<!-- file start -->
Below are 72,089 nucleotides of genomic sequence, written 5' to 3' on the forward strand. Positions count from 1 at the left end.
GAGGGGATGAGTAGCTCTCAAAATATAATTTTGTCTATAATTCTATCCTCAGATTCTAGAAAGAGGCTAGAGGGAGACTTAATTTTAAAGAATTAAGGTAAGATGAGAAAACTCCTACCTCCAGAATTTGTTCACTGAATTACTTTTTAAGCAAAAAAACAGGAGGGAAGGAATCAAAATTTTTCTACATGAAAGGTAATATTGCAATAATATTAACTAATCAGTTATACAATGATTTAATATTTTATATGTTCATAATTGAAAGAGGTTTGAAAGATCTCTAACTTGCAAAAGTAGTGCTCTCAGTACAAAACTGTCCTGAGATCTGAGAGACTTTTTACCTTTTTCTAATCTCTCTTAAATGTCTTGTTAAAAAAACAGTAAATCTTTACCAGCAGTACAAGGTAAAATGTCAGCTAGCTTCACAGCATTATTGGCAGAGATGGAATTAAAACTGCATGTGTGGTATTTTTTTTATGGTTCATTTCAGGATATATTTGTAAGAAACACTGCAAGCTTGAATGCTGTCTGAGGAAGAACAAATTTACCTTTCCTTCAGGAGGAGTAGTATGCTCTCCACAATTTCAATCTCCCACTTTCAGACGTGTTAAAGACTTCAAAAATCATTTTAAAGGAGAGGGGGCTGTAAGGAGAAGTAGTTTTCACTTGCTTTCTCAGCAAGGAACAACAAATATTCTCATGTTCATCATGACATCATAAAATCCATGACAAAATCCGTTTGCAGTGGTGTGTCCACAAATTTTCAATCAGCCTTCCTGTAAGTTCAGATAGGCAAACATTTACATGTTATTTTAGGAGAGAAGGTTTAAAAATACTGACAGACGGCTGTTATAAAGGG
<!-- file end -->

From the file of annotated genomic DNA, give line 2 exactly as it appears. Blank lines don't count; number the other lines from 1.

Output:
GAGGGGATGAGTAGCTCTCAAAATATAATTTTGTCTATAATTCTATCCTCAGATTCTAGAAAGAGGCTAGAGGGAGACTTAATTTTAAAGAATTAAGGTAAGATGAGAAAACTCCTACCTCCAGAATTTGTTCACTGAATTACTTTTTAAGCAAAAAAACAGGAGGGAAGGAATCAAAATTTTTCTACATGAAAGGTAATATTGCAATAATATTAACTAATCAGTTATACAATGATTTAATATTTTATATGTTCATAATTGAAAGAGGTTTGAAAGATCTCTAACTTGCAAAAGTAGTGCTCTCAGTACAAAACTGTCCTGAGATCTGAGAGACTTTTTACCTTTTTCTAATCTCTCTTAAATGTCTTGTTAAAAAAACAGTAAATCTTTACCAGCAGTACAAGGTAAAATGTCAGCTAGCTTCACAGCATTATTGGCAGAGATGGAATTAAAACTGCATGTGTGGTATTTTTTTTATGGTTCATTTCAGGATATATTTGTAAGAAACACTGCAAGCTTGAATGCTGTCTGAGGAAGAACAAATTTACCTTTCCTTCAGGAGGAGTAGTATGCTCTCCACAATTTCAATCTCCCACTTTCAGACGTGTTAAAGACTTCAAAAATCATTTTAAAGGAGAGGGGGCTGTAAGGAGAAGTAGTTTTCACTTGCTTTCTCAGCAAGGAACAACAAATATTCTCATGTTCATCATGACATCATAAAATCCATGACAAAATCCGTTTGCAGTGGTGTGTCCACAAATTTTCAATCAGCCTTCCTGTAAGTTCAGATAGGCAAACATTTACATGTTATTTTAGGAGAGAAGGTTTAAAAATACTGACAGACGGCTGTTATAAAGGG